He was born on November 20, 1912. He was the eldest son of the later I. Karl. He was the third successor to the throne at birth. In a short time he became heir to the throne, and throughout his life he was always regarded by the legitimate circles as the next ruler by law of Austria, although in 1961 he resigned his claim to the throne.
Otto, of course, had no direct role in the Great War. But the atmosphere in the hinterland was greatly enhanced by the popularity of Charles and his family, who ascended the throne in December 1916. Otto, as heir to the throne, became the owner of the 17th Joint Infantry Regiment. Charles and his family seemed the right family to maintain the power of the Habsburg dynasty. It was not up to them that the Habsburg Empire disintegrated.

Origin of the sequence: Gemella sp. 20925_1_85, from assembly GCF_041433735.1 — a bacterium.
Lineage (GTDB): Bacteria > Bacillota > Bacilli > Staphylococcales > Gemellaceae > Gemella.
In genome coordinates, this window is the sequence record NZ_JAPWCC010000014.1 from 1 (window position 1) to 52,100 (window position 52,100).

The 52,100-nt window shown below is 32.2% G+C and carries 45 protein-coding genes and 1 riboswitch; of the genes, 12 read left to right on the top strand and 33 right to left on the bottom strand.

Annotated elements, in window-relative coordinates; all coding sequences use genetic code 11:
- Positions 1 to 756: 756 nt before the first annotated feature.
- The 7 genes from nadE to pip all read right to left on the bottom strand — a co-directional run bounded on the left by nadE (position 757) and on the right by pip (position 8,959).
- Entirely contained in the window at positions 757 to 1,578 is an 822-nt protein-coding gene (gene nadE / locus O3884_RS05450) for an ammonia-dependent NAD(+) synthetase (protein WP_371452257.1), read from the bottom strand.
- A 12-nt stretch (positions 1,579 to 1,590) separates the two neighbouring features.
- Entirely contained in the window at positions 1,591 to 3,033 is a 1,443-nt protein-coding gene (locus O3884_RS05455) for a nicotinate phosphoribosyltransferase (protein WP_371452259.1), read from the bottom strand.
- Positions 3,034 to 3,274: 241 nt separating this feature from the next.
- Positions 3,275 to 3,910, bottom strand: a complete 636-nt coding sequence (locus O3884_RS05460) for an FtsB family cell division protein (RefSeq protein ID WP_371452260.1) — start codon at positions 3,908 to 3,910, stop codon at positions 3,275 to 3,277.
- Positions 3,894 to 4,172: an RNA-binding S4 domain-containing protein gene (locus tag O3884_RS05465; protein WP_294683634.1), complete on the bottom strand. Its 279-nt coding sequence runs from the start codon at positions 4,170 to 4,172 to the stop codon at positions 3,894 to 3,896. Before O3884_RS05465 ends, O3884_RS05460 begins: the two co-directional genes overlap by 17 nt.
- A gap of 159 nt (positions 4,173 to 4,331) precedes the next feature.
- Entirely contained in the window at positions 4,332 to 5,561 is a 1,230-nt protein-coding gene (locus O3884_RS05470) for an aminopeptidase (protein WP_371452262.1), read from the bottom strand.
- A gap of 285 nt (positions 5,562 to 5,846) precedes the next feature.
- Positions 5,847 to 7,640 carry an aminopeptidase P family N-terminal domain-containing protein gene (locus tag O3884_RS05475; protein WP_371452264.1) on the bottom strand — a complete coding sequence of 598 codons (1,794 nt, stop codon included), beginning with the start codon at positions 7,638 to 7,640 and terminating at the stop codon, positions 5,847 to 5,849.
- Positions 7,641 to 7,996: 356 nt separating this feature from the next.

The popularity of the young emperor and his family is shown by the fact that a large number of cap badges and other propaganda material were made about the members of the family. We know three different insignia with the face of the heir to the throne Otto. One of them, perhaps the best known, is the subject of this post. The image of the same badge also adorns the enclosed letter sail.
There is no opportunity to describe Otto’s career here. His active political career has focused mainly on promoting European integration. From a Hungarian point of view, a significant initiative was the organization of the Pan-European Picnic, which played an important role in the dismantling of the Iron Curtain and the change of regime in Eastern European countries. He died on July 4, 2011. His body rests in the Capuchin Crypt in Vienna, next to the other great figures and rulers of the Habsburg House.